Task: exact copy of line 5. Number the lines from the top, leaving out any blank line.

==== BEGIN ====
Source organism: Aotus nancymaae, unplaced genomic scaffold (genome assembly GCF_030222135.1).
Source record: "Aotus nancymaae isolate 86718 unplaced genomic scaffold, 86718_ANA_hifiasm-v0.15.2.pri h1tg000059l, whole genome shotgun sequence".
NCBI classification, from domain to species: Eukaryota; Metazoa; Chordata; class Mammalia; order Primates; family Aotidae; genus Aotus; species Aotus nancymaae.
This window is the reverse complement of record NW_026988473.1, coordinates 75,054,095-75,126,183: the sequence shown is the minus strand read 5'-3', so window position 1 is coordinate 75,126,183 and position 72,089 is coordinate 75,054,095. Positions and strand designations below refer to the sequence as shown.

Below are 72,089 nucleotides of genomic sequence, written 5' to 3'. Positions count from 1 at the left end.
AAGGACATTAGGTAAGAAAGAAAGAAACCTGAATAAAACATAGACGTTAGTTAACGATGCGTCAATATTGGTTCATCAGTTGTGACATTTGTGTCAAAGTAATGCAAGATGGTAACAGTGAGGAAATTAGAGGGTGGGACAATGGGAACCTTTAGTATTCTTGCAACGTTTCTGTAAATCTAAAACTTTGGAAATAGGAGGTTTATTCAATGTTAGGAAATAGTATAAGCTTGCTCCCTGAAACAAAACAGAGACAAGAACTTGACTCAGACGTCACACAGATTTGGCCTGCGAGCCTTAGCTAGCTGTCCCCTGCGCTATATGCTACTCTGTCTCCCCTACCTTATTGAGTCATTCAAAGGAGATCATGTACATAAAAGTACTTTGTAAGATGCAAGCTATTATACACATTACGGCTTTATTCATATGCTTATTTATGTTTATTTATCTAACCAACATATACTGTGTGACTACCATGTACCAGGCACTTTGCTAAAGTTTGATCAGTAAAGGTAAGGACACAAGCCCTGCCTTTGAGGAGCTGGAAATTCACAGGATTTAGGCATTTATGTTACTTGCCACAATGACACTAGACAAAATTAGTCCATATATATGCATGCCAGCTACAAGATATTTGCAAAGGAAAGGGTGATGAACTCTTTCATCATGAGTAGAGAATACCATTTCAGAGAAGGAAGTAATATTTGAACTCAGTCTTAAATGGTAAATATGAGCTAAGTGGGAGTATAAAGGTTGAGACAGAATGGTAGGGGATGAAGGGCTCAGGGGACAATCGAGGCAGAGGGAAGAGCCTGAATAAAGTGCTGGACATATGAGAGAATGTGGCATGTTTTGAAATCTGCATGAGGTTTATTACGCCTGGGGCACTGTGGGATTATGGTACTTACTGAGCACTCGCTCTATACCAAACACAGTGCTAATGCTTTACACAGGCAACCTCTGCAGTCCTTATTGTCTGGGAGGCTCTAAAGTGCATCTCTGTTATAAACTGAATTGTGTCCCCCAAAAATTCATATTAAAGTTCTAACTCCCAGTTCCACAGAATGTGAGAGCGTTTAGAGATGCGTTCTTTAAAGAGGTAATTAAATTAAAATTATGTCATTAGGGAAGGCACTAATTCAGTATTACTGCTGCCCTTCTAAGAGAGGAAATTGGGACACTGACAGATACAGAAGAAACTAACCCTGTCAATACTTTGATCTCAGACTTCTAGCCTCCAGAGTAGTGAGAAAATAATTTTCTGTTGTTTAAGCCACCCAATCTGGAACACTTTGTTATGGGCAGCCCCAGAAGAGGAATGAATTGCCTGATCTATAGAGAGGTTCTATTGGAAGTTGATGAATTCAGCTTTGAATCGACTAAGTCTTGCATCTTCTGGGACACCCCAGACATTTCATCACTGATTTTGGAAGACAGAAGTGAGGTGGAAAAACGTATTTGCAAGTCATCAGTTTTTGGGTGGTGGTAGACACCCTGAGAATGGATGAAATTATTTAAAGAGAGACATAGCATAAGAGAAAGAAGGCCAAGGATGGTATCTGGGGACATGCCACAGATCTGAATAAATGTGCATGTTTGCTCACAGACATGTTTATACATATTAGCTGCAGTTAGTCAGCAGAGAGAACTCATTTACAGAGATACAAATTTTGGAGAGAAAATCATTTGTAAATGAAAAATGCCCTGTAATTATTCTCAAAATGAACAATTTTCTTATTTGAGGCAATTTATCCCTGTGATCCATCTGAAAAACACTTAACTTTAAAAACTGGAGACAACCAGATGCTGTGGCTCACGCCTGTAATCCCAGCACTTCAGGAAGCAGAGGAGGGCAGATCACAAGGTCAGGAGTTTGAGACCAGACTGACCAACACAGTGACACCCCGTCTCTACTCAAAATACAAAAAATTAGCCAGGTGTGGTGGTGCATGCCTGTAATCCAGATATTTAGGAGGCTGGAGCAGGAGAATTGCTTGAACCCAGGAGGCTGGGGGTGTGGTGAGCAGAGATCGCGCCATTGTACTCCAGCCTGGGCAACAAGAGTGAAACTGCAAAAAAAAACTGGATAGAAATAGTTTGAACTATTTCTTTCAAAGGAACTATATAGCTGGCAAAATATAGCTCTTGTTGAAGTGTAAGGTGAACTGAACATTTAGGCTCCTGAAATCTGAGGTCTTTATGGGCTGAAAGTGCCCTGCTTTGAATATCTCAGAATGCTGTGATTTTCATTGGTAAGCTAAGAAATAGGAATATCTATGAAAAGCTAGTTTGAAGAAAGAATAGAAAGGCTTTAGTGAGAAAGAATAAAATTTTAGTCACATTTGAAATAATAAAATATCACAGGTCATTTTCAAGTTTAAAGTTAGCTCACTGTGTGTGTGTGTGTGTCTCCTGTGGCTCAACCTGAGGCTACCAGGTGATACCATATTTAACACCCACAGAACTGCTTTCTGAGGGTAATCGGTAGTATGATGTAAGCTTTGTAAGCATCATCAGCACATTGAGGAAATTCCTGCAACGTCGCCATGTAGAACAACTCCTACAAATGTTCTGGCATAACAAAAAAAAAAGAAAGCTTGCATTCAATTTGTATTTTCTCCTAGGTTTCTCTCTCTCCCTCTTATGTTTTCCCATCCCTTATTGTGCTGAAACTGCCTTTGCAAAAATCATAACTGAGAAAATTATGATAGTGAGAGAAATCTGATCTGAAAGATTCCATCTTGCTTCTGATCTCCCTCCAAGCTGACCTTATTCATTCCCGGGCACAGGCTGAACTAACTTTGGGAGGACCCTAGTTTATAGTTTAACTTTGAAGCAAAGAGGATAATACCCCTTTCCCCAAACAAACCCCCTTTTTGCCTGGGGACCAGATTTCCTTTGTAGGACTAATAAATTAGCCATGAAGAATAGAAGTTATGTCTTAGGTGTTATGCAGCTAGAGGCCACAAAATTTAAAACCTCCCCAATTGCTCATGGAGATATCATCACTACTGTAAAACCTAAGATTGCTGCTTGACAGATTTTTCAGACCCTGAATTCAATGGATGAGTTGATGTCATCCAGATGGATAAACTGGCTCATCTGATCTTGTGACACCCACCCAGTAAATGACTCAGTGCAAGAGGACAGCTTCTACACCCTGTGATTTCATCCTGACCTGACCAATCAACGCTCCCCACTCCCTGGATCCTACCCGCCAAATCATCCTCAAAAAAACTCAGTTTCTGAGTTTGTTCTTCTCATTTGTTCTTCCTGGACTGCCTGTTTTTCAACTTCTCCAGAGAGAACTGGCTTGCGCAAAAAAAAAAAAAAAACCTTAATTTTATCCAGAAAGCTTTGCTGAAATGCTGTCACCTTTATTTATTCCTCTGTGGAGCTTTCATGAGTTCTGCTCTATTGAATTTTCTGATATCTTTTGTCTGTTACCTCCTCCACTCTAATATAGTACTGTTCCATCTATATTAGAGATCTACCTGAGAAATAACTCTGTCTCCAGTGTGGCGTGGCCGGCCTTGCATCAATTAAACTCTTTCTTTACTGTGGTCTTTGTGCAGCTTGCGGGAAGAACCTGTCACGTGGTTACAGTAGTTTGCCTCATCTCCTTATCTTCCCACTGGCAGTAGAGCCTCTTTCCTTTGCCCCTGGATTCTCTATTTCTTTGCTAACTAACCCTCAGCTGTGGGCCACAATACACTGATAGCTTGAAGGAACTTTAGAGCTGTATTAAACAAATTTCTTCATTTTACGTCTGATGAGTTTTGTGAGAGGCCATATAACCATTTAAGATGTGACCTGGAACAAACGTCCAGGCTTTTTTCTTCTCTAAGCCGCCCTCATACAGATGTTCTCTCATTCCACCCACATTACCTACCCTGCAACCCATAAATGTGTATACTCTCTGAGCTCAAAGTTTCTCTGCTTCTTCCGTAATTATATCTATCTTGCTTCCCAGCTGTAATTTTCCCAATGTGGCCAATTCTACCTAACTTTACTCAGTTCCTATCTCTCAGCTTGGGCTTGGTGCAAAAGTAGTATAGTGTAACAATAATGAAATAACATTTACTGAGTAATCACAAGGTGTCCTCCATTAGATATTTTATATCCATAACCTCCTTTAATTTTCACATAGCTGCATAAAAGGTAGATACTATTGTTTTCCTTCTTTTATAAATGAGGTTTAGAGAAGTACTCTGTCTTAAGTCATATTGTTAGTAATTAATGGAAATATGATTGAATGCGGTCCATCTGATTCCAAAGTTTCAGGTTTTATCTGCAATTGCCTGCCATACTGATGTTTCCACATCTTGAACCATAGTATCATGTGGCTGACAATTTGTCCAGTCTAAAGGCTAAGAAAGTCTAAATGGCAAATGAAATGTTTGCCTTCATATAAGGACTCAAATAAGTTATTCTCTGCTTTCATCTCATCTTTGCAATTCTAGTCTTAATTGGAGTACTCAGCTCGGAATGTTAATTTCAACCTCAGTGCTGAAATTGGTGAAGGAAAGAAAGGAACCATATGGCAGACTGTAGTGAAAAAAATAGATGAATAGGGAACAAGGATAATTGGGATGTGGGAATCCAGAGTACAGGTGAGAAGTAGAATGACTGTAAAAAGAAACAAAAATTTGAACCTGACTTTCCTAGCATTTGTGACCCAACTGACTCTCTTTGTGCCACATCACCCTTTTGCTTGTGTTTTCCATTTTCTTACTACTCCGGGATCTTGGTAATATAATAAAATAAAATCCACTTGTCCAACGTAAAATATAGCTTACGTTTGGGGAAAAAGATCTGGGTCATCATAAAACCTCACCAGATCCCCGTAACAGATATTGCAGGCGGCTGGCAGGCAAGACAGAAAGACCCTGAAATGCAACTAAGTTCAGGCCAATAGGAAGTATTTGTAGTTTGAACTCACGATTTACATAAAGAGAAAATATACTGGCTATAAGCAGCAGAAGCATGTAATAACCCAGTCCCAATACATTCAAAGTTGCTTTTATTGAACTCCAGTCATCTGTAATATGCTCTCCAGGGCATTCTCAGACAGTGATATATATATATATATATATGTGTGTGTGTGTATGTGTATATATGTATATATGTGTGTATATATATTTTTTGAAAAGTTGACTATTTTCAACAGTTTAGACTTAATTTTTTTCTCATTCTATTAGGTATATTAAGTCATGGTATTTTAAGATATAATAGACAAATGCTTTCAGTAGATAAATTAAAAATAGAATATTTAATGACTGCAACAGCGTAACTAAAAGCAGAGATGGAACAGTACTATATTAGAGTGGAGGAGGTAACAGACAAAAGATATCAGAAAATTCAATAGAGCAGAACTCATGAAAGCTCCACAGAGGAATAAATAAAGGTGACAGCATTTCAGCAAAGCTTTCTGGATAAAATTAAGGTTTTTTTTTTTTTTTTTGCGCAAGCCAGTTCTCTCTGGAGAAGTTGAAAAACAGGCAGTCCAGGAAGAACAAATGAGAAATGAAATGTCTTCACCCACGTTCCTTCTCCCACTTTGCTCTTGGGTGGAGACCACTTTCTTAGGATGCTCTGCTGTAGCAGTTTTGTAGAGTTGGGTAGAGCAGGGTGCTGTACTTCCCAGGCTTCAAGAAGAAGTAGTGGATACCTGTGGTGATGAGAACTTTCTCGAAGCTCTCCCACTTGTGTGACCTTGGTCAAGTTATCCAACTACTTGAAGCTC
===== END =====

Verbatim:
Below are 72,089 nucleotides of genomic sequence, written 5' to 3'. Positions count from 1 at the left end.